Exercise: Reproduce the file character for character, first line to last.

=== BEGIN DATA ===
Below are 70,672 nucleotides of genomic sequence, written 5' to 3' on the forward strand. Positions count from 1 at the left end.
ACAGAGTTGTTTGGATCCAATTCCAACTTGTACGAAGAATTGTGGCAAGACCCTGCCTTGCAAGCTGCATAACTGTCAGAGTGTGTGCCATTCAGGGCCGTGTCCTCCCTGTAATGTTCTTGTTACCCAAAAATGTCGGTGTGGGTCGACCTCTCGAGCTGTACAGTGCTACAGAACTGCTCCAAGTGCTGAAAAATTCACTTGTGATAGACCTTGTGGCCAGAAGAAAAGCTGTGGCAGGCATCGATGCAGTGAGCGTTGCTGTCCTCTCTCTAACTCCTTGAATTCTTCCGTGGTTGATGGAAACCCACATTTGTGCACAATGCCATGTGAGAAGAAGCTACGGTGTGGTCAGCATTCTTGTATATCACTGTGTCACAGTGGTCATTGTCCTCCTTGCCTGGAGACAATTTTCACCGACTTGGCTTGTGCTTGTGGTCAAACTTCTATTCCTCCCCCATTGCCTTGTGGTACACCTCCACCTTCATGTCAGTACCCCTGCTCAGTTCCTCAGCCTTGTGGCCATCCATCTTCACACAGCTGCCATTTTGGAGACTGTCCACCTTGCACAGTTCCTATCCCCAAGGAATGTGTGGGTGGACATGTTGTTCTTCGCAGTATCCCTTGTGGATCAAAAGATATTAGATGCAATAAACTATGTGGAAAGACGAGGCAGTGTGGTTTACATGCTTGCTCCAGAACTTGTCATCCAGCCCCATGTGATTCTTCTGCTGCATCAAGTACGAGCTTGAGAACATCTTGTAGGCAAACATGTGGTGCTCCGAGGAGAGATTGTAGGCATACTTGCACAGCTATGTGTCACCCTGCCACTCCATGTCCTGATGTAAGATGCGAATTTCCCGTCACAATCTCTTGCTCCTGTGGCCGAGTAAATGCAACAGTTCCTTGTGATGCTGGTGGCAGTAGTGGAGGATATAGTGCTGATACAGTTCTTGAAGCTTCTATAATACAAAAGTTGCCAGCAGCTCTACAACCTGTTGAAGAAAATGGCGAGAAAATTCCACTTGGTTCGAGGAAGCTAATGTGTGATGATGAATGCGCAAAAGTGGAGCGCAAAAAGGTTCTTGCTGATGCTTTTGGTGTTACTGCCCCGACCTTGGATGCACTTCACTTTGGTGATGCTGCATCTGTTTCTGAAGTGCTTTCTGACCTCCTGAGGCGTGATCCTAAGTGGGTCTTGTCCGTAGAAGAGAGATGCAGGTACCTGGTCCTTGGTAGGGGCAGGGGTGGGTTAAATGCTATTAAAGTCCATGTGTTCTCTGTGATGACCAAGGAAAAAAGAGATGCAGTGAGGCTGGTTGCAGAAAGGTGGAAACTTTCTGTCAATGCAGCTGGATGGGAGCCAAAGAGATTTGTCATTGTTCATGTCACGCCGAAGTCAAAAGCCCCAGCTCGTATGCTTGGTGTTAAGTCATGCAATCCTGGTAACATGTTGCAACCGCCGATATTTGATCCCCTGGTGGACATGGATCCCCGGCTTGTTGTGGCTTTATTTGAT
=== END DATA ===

Below are 70,672 nucleotides of genomic sequence, written 5' to 3' on the forward strand. Positions count from 1 at the left end.
ACAGAGTTGTTTGGATCCAATTCCAACTTGTACGAAGAATTGTGGCAAGACCCTGCCTTGCAAGCTGCATAACTGTCAGAGTGTGTGCCATTCAGGGCCGTGTCCTCCCTGTAATGTTCTTGTTACCCAAAAATGTCGGTGTGGGTCGACCTCTCGAGCTGTACAGTGCTACAGAACTGCTCCAAGTGCTGAAAAATTCACTTGTGATAGACCTTGTGGCCAGAAGAAAAGCTGTGGCAGGCATCGATGCAGTGAGCGTTGCTGTCCTCTCTCTAACTCCTTGAATTCTTCCGTGGTTGATGGAAACCCACATTTGTGCACAATGCCATGTGAGAAGAAGCTACGGTGTGGTCAGCATTCTTGTATATCACTGTGTCACAGTGGTCATTGTCCTCCTTGCCTGGAGACAATTTTCACCGACTTGGCTTGTGCTTGTGGTCAAACTTCTATTCCTCCCCCATTGCCTTGTGGTACACCTCCACCTTCATGTCAGTACCCCTGCTCAGTTCCTCAGCCTTGTGGCCATCCATCTTCACACAGCTGCCATTTTGGAGACTGTCCACCTTGCACAGTTCCTATCCCCAAGGAATGTGTGGGTGGACATGTTGTTCTTCGCAGTATCCCTTGTGGATCAAAAGATATTAGATGCAATAAACTATGTGGAAAGACGAGGCAGTGTGGTTTACATGCTTGCTCCAGAACTTGTCATCCAGCCCCATGTGATTCTTCTGCTGCATCAAGTACGAGCTTGAGAACATCTTGTAGGCAAACATGTGGTGCTCCGAGGAGAGATTGTAGGCATACTTGCACAGCTATGTGTCACCCTGCCACTCCATGTCCTGATGTAAGATGCGAATTTCCCGTCACAATCTCTTGCTCCTGTGGCCGAGTAAATGCAACAGTTCCTTGTGATGCTGGTGGCAGTAGTGGAGGATATAGTGCTGATACAGTTCTTGAAGCTTCTATAATACAAAAGTTGCCAGCAGCTCTACAACCTGTTGAAGAAAATGGCGAGAAAATTCCACTTGGTTCGAGGAAGCTAATGTGTGATGATGAATGCGCAAAAGTGGAGCGCAAAAAGGTTCTTGCTGATGCTTTTGGTGTTACTGCCCCGACCTTGGATGCACTTCACTTTGGTGATGCTGCATCTGTTTCTGAAGTGCTTTCTGACCTCCTGAGGCGTGATCCTAAGTGGGTCTTGTCCGTAGAAGAGAGATGCAGGTACCTGGTCCTTGGTAGGGGCAGGGGTGGGTTAAATGCTATTAAAGTCCATGTGTTCTCTGTGATGACCAAGGAAAAAAGAGATGCAGTGAGGCTGGTTGCAGAAAGGTGGAAACTTTCTGTCAATGCAGCTGGATGGGAGCCAAAGAGATTTGTCATTGTTCATGTCACGCCGAAGTCAAAAGCCCCAGCTCGTATGCTTGGTGTTAAGTCATGCAATCCTGGTAACATGTTGCAACCGCCGATATTTGATCCCCTGGTGGACATGGATCCCCGGCTTGTTGTGGCTTTATTTGAT